Coping with the Violence in Isla Vista (essay #29)

Suzanne Dunn ponders the recent rampage of violence in I. V. "How do we manage to carry on without the physical presence of our sons or daughters, our siblings, our friends?" Tragedies like this can bring us into "liminal space," where "room can be created for the Spirit to arrive."

Three Poems — Food for Thought (essay #28)

Genie Hoyne shares three of her spiritually aware poems with Noozhawk readers. "Remember" invites you to "take a risk; surprise yourself." "Observe" ponders the difference between crows and larks. And "Best Seller" expresses a longing for the ultimate how-to book: How to Navigate Life.

Are You Worried? (essay #27)

Mary Becker offers us a way to reduce the conflict in our lives. Calling to mind how Jesus said we can't "serve two masters," she invites us live more in the Kingdom of God and less in the Kingdom of Me. "Could it be that taking just 20 minutes to sit in silence each day would ease me into giving myself over to God’s will more — and my will less?"

What Will We Leave Behind? (essay #26)

Thomas Heck asks some BIG questions about what we will be leaving behind. Being selective is a necessary discipline–it's called “winnowing” in Biblical terms, or stewardship. Somebody’s gotta do it! The Lenten season may be exactly the right time to get started.

"The Play's the Thing" — a Poem (essay #25)

Genie Hoyne's poem, "The Play's the Thing," has a surprise ending. It suggests that we are more responsible for our roles in life than we might once have believed. And it hints at the divine in each and every one of us. Good things can come in small packages, dear reader; don't miss this poetic treat!

Will we "take a cup of Kindness, then?" (essay #24)

Thomas Heck, a longtime hospice volunteer, asks some penetrating questions about life and death in his New Year's reflection. Could a proverbial “cup of kindness” play a role in “good death” scenarios? Theologian Hans Küng asserts that, “No person is obligated to suffer the unbearable as something sent from God.” Amen to that!

Hunger Is a Global Tragedy (essay #23)

Lynn Kienzel shines a spotlight on the "food insecure" in our country: about 50 million of us in the United States face hunger or its threat every day, of whom “nearly 17 million are children.” With so many people in our country out of work, is it any wonder that so many are going hungry? On a global scale, statistics show that about 870 million of the 7 billion people on Earth lack food security.

High Court to Hear Local Catholic Worker’s First Amendment Case (essay #22)

Harriet Burke summarizes the story of Dennis Apel, who has long led protests at Vandenberg. "Apel and his peers have protested monthly for nearly two decades in the hope of persuading local citizens and the federal government that there should be an end to missile testing and an abolition of the use of nuclear weapons."

Make music, not war . . . (essay #21)

Suzanne Dunn, RCWP, Pastor of the Catholic Church of the Beatitudes, reflects on how Taize chant and prayer bring peace within, as well as peace to our world. On the second Sunday of each month at 7 p.m., people from many backgrounds gather with us to chant, meditate and pray for peace in our world.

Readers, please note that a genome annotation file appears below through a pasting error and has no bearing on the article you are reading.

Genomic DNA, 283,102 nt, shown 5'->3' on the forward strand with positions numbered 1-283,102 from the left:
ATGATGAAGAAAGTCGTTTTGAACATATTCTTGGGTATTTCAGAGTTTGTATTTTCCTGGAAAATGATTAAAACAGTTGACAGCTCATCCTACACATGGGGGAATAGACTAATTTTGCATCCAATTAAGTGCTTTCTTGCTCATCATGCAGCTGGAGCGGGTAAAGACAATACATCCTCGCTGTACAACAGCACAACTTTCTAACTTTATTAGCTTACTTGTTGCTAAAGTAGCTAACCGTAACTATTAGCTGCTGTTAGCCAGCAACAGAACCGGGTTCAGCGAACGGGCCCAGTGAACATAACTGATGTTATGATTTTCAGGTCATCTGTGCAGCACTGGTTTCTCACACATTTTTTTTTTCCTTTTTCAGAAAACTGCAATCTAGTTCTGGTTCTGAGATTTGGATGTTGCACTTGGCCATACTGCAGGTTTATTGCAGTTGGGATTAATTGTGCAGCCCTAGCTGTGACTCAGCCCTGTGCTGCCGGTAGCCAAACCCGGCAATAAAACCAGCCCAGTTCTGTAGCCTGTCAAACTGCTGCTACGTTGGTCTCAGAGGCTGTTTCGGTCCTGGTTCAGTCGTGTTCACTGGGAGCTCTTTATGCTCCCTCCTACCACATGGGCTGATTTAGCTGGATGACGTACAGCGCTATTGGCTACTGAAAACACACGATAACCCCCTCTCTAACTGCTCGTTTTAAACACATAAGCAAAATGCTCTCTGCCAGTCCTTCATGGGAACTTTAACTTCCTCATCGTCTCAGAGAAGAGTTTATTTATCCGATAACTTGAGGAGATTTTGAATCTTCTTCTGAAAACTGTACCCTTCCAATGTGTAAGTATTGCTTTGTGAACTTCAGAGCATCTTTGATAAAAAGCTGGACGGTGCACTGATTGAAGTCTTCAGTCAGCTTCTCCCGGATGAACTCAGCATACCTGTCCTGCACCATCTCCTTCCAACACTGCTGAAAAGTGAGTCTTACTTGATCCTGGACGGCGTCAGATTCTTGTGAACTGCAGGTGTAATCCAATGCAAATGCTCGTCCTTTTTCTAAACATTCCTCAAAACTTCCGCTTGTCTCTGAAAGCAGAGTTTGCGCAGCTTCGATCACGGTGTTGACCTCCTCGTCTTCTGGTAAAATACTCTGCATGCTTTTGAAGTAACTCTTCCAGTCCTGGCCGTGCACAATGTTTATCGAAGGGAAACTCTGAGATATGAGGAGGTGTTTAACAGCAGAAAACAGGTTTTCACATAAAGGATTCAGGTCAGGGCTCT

How DivorceCare changed my life! (essay #202)

Beatitudes Community member E. G., motivated by her own experiences, offers tender loving care to those going through the trials of separation and divorce. It’s a peer-to-peer outreach. You are welcome to join us this fall, Thursday evenings at 7pm!

 

How Well Do We Love Our Mothers and Children? (essay #19)

Ben Palumbo's comparison of America’s maternal and child care today to that of Germany reminds us that we can and should be doing much better. Most of Europe and many other countries are safer for expectant mothers than ours. Here (with due permission from the Common Good Forum to reproduce) is the sad truth. (Contributed by T.H.)

 

Was promoting the "common good" Jesus' real agenda? (essay #18)

Thomas Heck is intrigued by Jim Wallis' prophetic new message in his book, On God's Side . . . Wallis argues that promoting the "common good" was Jesus' true ministry and message. It's not quite what we Christians were taught in catechism and Bible study, is it?

 

What are you thinking, Pope Francis? (essay #17)

Genie Hoyne imagines a conversation between the young Francis of Assisi and his mother. “Everything I do seems to upset him.” — “Of course your father is upset! He has the best line of menswear in the trade, and you roam around in that ragged, brown beggars outfit.”

 

Learning to Let Go (essay #16)

Mary Becker reflects on an essential task of the family: "The family is the place where we are nurtured and taught lessons for our lives. And the family is also the place that lets us go — over and over again . . . I believe that God is constantly letting us go — to learn, to grow, to try, to choose, to fail."

Prodigal Daughters and Sons (essay #15)